Supreme Court delivers mixed rulings for states’ rights


The Supreme Court delivered a significant boost to federalism with its ruling returning abortion decisions to the states, but court watchers say the justices’ overall approach is more of a mixed bag when it comes to states’ rights.

Just a day before the abortion ruling, the justices had come out with a decision wiping away state laws that limited issuance of concealed weapons permits.

In each case the GOP-appointed justices who wrote the decision said they were adhering to original constitutional principles, but the differing outcomes for states left some critics confounded.

“Such a contradiction,” opined House Speaker Nancy Pelosi. “The hypocrisy is raging.”

Elliot Mincberg, senior fellow at People For the American Way, said the justices are only after specific policy results.

“What really unites all these cases whether the state wins or loses is an ideologically, far right point of view by the majority,” Mr. Mincberg said. “It is our ideology or the highway. We have the control and we are going to exercise it and sometimes it helps the states and sometimes it doesn’t.”

SEE ALSO: Feds send pregnant migrant teens to states where they can get abortions

Josh Blackman, a professor at South Texas College of Law, acknowledged there is tension between the gun and abortion rulings.

“You can reconcile them by saying abortion is not in the Constitution, while the Second Amendment is listed, but that explanation is not very helpful,” Mr. Blackman said. “In general, I think the court is trying to get the judiciary out of the business of deciding contentious issues.”

Indeed, that’s what Justice Samuel A. Alito Jr. said in the majority opinion in Dobbs v. Jackson Women’s Health, the abortion case.

Justice Alito said abortion rights weren’t one the minds of either the founding generation nor the one that wrote the 14th Amendment — two sources identified as the basis for a right to abortion by the 1973 court that decided Roe v. Wade.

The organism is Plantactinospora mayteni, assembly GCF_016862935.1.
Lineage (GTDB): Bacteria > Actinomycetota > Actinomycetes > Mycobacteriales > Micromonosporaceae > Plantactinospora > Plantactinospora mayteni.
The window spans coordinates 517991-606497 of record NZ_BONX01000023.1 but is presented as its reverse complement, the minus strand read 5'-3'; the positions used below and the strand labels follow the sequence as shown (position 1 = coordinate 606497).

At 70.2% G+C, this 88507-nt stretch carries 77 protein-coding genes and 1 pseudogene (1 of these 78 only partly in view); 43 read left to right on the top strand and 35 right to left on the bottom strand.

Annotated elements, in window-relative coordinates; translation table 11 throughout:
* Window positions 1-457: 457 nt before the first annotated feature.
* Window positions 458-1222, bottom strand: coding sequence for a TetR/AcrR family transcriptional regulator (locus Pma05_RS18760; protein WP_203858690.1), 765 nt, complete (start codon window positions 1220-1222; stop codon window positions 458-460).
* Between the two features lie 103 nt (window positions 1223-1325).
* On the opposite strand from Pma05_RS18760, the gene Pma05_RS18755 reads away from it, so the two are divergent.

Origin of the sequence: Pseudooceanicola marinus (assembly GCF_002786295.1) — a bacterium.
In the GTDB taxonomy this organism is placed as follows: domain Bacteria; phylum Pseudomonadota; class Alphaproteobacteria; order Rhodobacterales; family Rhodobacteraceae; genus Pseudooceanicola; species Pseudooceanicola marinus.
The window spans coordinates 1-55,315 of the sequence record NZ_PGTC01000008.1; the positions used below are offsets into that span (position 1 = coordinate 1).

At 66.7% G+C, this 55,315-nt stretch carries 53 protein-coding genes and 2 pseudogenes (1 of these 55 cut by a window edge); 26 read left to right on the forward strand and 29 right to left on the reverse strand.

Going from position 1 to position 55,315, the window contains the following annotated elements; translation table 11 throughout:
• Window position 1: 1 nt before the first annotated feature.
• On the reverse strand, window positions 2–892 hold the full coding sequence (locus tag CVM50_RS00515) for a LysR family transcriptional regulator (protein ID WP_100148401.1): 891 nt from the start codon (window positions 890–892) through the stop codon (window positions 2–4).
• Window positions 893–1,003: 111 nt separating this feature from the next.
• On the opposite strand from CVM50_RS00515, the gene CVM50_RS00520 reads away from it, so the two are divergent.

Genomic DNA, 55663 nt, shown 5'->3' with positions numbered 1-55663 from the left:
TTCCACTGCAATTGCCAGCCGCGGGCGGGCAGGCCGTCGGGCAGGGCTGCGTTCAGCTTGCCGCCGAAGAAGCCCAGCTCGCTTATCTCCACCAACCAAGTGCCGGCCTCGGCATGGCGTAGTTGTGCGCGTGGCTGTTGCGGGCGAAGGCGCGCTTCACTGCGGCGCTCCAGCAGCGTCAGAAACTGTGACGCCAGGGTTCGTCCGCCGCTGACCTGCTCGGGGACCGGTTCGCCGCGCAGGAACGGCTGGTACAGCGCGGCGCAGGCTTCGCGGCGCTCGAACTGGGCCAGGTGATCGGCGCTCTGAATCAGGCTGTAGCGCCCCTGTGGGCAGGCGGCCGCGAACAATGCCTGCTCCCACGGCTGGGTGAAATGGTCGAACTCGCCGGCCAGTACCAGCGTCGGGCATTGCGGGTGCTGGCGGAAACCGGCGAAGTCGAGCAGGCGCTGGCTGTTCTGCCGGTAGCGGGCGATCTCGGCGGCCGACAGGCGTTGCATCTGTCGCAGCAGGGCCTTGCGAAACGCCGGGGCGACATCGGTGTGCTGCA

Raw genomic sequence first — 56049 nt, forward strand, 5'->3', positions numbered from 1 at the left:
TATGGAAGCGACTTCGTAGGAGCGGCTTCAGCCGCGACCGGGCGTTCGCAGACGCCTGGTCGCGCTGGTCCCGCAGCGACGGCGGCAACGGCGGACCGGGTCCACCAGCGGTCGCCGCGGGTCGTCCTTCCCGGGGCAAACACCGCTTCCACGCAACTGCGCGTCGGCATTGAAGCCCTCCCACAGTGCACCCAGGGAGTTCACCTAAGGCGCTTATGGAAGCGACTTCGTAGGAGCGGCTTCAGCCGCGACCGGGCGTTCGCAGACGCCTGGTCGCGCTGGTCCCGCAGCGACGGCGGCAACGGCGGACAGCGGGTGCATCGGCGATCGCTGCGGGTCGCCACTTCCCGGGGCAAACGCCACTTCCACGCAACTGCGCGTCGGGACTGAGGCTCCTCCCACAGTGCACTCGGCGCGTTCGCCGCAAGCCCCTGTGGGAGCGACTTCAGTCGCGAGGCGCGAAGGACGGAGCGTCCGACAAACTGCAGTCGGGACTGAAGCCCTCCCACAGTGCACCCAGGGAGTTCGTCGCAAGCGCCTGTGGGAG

States themselves largely regulated abortion at the time, and the Constitution as written did nothing to abrogate that, he ruled.

The gun-rights case, New York State Rifle & Pistol Association, Inc. v. Bruen, was different because the founders did envision broad ability to own and carry firearms, Justice Clarence Thomas wrote in the majority opinion.

The justices, in a flurry of activity at the end of June, also bolstered state legislatures’ ability to intervene to defend the laws they passed, and ruled in favor of GOP-led states who sued to stop the Environmental Protection Agency from claiming powers to broadly regulate greenhouse gas emissions.

In West Virginia v. EPA, the justices said that while Congress could have given the EPA that power, it didn’t.

Lisa Nelson, CEO of American Legislative Exchange Council, a nonprofit focused on limited government, said that the Roberts court is focused on federalism.

“The justices are rolling back decades of federal administrative creep and overreach. This return of power to the states will lead to better government for generations to come,” Ms. Nelson said.

Ilya Shapiro, senior fellow at the Manhattan Institute, said each of these cases land in a different area of law, but they yield similar results. 

“They don’t have anything in common other than that they achieved policy results that conservatives like,” Mr. Shapiro said. “In terms of the jurisprudence, it is fair to say the Supreme Court is enforcing federalism and the separation of powers.”

States rights will return to the fore of the court’s docket when the new term begins in October.

The justices are slated to settle whether state legislatures or state courts have final say over rules for state elections. That case, Moore v. Harper, comes to the justices from North Carolina.

The high court is also weighing a case involving the Indian Child Welfare Act of 1978 and whether a state has authority over where to place children, or if tribal law reigns supreme.

A date for oral arguments in those disputes has not yet been scheduled.

• Stephen Dinan contributed to this report.


Source link